To the best of my knowledge, queer has meant peculiar/strange/unusual for centuries, but it isn't inherently derogatory. There is a limit to how much reclamation work can be done with certain words. Queer started to be used as an insulting term but it sort of devolved into that from a relatively neutral place. Being gay IS peculiar/strange/unusual and not 'normal', in the sense that on average a person is straight. I suppose how insulted you are by the word queer is proportional to your desire to be seen as 'normal' in other peoples eyes.

The word fag on the other hand is either:
1) An appropriation of the kindling/wood term, modified to imply that gays should be burned.
2) A new word created purely as an insulting term for gays.

Since the fag/faggot abbreviation corresponds to the terminology for the wood bundle, I'd be willing to believe that derivation, though I've never seen it before. Even if it is the latter option, fag has been used with FAR more venom than queer, and in spite of your argument, never started in a neutral place when used in a gay context. Unless you have evidence of gays in the last century or so calling themselves fags?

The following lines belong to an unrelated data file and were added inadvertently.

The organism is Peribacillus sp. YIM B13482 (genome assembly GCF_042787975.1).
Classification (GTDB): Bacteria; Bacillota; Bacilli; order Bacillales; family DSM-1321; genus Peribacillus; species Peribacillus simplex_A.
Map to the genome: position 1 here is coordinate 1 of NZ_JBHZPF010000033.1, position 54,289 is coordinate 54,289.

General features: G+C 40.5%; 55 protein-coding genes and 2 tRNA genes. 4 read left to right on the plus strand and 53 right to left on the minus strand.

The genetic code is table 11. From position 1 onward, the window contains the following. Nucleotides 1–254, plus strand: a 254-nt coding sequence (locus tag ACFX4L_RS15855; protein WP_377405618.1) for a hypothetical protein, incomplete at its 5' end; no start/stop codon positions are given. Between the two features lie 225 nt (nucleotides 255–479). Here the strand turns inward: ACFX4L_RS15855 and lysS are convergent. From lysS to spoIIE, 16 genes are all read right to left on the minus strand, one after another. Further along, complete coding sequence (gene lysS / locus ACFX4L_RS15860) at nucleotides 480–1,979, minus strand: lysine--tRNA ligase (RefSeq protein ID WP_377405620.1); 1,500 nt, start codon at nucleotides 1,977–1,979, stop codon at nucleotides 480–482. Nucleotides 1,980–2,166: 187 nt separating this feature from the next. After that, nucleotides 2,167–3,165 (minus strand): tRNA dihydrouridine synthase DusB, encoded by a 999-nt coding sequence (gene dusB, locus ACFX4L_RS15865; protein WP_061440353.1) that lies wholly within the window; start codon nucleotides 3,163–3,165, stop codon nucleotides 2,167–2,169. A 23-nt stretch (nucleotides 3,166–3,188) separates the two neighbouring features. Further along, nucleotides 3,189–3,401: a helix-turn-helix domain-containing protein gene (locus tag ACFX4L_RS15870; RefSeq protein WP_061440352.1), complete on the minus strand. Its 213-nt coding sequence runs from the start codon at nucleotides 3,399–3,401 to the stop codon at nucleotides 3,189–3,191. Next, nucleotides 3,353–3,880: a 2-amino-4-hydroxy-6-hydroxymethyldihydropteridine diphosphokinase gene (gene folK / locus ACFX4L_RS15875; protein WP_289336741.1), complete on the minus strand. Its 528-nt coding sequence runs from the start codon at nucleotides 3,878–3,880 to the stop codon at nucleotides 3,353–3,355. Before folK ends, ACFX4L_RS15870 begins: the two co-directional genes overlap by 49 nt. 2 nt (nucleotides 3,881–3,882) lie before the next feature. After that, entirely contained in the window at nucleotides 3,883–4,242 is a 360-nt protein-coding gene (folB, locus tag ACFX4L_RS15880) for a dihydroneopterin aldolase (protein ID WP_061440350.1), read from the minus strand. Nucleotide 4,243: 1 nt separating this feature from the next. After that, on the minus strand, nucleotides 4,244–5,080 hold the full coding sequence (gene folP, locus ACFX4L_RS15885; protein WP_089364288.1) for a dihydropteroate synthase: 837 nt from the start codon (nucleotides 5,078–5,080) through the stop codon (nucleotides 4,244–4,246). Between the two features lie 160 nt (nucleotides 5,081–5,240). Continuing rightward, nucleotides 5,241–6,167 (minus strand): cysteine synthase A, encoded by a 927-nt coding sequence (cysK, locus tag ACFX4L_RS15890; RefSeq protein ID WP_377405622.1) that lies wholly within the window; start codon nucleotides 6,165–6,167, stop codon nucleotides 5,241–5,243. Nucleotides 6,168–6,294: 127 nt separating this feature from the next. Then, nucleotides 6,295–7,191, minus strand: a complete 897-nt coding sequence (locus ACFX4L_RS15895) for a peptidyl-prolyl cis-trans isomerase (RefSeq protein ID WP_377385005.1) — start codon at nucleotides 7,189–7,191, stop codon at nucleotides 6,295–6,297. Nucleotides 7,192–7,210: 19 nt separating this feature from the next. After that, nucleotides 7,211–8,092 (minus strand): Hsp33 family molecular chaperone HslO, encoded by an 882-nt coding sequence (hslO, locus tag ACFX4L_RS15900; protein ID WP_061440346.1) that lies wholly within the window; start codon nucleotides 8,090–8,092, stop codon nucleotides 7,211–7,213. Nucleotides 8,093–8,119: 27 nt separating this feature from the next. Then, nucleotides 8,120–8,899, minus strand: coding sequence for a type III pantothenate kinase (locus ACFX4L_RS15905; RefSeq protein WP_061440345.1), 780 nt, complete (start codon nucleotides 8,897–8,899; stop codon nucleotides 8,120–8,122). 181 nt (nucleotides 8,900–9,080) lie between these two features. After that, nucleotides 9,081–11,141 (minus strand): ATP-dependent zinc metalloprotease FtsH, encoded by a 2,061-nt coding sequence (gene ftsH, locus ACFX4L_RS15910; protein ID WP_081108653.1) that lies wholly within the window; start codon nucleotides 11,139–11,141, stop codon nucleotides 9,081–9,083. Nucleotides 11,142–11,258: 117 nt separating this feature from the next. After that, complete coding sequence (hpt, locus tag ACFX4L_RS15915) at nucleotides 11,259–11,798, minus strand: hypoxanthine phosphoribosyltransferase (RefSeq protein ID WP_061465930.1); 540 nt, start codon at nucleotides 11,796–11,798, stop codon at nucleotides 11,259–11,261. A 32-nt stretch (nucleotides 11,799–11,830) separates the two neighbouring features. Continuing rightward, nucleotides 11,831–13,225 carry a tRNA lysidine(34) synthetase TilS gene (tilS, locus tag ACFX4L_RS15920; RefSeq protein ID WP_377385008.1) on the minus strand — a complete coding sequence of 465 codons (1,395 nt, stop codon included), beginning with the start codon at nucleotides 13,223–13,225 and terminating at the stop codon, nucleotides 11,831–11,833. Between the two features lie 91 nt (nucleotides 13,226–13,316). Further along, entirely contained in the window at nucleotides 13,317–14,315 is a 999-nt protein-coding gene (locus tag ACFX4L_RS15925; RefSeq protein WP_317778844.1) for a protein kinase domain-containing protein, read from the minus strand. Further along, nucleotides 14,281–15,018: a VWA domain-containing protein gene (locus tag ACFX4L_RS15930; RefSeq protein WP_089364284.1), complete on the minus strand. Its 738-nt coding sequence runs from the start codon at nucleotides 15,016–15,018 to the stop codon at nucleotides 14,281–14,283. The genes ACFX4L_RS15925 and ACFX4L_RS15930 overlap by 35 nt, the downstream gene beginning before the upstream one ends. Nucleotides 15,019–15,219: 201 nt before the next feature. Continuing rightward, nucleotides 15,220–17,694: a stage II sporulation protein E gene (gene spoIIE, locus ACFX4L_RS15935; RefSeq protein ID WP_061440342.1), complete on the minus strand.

EDIT: To remove my very out of place support for 'slutism' - I was clearly in a frisky mood last night, but the XKCD language forum probably isn't the place.
Last edited by mojacardave on Wed Jul 06, 2011 12:33 pm UTC, edited 1 time in total.
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Re: Words and phrases you hate for no particular reason

Postby Monika » Wed Jul 06, 2011 10:10 am UTC

Felstaff wrote:
Monika wrote:I can sit here all day and say thorn sorn thorn sorn thorn and never hear a difference. That's because in my native language (German) the th sound does not exist and is a (pathological) allophone for s (in certain surroundings, like the beginning of a word).